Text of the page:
“So far so good, the response has been good because the mothers are doing well. We teach them to mind what they take when breastfeeding because excess sugar intake is not good. We teach them different diet. One main challenge is the relatives. They may mislead the woman to give their baby water instead of breast milk,” she said.

Visit to a government facility

Also at the Dopemu Primary Health Centre, its representative, Dr. Akintayo Akintoba said the facility has recorded successes on exclusive breastfeeding, which was achieved through two-steps communication using traditional leaders, market women and community leaders as a point of contact to an achievable grassroot campaigns.

One of the community influencers, Mrs. Adetutu Ogunniyi, a volunteer, also told the team that educating mothers on exclusive breastfeeding was important.

She said: “We have been training about breastfeeding guidance. we go to pregnant women to teach them what to do during pregnancy and after delivery what they should do immediately they give.”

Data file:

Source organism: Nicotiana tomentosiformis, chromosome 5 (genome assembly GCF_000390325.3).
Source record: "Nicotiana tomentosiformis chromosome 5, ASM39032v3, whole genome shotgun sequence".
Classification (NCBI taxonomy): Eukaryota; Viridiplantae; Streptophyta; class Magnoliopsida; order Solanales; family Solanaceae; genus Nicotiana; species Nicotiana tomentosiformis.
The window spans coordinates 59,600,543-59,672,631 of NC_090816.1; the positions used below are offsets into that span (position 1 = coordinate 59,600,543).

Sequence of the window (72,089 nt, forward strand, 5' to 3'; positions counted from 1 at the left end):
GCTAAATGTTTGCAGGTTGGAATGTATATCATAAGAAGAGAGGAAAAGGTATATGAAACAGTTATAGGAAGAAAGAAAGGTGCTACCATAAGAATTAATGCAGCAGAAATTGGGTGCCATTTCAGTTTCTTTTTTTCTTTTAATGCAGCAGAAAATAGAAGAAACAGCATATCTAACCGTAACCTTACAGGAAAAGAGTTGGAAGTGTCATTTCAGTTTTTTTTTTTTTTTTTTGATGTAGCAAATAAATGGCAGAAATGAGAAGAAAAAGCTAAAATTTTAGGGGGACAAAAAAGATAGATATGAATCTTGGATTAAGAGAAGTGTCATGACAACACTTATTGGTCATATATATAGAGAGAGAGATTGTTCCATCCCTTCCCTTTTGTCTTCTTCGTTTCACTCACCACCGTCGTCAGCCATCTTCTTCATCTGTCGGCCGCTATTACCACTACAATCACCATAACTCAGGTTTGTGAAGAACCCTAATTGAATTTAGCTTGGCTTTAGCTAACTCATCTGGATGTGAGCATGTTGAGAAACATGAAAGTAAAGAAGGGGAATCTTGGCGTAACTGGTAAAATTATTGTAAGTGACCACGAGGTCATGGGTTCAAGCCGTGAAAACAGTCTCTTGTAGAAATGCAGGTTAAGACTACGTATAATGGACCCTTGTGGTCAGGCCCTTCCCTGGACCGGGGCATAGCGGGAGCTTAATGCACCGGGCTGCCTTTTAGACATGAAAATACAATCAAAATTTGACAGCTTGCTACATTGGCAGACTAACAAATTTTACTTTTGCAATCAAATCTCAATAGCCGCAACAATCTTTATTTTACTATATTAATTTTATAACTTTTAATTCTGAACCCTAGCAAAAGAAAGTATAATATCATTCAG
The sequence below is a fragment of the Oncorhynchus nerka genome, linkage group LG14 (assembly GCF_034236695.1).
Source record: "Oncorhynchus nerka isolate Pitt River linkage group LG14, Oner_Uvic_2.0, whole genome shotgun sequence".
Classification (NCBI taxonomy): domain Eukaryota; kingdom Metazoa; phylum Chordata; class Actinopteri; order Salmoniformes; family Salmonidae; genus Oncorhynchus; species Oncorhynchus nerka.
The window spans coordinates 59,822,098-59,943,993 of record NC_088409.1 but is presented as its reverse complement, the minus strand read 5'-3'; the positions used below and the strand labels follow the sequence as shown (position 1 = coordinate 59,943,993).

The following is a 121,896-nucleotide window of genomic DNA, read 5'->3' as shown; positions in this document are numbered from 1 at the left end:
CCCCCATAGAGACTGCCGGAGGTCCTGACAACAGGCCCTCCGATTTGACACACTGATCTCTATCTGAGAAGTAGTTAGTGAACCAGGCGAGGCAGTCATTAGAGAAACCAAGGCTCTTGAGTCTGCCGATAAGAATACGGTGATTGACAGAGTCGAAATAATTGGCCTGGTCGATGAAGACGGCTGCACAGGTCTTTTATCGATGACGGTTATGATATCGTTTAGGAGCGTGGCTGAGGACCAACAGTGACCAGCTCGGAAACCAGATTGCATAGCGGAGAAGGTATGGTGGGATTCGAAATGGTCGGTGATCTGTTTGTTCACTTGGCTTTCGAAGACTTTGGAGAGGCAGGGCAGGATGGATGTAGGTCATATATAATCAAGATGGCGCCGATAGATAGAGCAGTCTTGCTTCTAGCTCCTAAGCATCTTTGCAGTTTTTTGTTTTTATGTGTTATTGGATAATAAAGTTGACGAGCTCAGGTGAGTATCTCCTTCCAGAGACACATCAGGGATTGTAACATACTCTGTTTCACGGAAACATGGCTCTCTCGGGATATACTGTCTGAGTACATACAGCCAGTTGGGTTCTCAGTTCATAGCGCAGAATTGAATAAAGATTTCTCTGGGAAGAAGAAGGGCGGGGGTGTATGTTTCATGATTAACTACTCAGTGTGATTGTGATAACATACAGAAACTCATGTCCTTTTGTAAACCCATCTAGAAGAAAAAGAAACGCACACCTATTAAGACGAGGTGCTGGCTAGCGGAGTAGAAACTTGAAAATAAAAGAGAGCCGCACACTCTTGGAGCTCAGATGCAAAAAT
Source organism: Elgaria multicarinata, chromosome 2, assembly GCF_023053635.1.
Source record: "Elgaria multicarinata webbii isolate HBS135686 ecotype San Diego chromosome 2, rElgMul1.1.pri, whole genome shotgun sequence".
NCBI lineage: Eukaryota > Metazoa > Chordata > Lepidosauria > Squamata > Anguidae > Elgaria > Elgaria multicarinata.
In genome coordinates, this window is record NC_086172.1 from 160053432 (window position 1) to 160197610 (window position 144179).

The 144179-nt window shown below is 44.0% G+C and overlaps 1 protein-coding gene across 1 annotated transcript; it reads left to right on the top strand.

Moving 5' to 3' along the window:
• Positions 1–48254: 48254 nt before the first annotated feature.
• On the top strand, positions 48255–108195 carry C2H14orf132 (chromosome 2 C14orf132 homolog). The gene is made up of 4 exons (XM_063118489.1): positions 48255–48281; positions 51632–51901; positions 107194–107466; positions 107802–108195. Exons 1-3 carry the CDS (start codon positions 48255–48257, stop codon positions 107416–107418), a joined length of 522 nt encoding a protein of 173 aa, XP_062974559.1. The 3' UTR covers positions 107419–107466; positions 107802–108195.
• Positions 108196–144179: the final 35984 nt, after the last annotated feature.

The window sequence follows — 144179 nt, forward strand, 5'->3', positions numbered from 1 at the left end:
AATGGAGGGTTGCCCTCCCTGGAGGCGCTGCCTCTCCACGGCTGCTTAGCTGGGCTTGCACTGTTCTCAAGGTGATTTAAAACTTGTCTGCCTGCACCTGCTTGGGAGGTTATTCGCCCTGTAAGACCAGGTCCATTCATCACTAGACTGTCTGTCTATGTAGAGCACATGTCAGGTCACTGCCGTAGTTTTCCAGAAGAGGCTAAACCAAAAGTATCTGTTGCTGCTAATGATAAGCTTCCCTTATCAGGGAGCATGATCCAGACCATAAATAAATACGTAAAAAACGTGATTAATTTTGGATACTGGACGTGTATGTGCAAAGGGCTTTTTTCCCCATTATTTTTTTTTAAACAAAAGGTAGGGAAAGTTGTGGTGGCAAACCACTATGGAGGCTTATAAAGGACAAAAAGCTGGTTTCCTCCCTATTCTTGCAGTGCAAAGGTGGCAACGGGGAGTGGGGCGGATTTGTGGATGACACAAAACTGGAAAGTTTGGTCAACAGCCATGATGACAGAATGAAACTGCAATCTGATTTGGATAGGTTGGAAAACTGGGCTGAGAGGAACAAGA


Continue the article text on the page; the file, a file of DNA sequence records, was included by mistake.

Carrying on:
Speaking on challenges, she said some mothers ignore exclusive breastfeeding as a result of poverty, and not having enough to eat for themselves.

“Some mothers complain they don’t have money to prepare food. When you see some children, it will be obvious they are not feeding well. It is when a mother feeds well she will be able to breastfeed a child well. Some just clamour that they want the government to give them food and money. But we make them realise the government isn’t the one that impregnated them. We educate them that before they get pregnant they must plan very well. At times, I give them stipend to work things out,” she said.

A nursing mother in the community, Mrs. Yusuf Rofiat, who gave birth to twins explained it wasn’t easy to practice exclusive breastfeeding but that with determination and assistance of her husband, it was achievable.

Another nursing mother, Mrs. Victoria David, also testified that exclusive breastfeeding has helped in ensuring her children were healthy.

“I have three children. I did exclusive breastfeeding for them. When I was told exclusive breastfeeding helps babies a lot, I then decided to give it a try. And today, I am enjoying the benefit,” she said.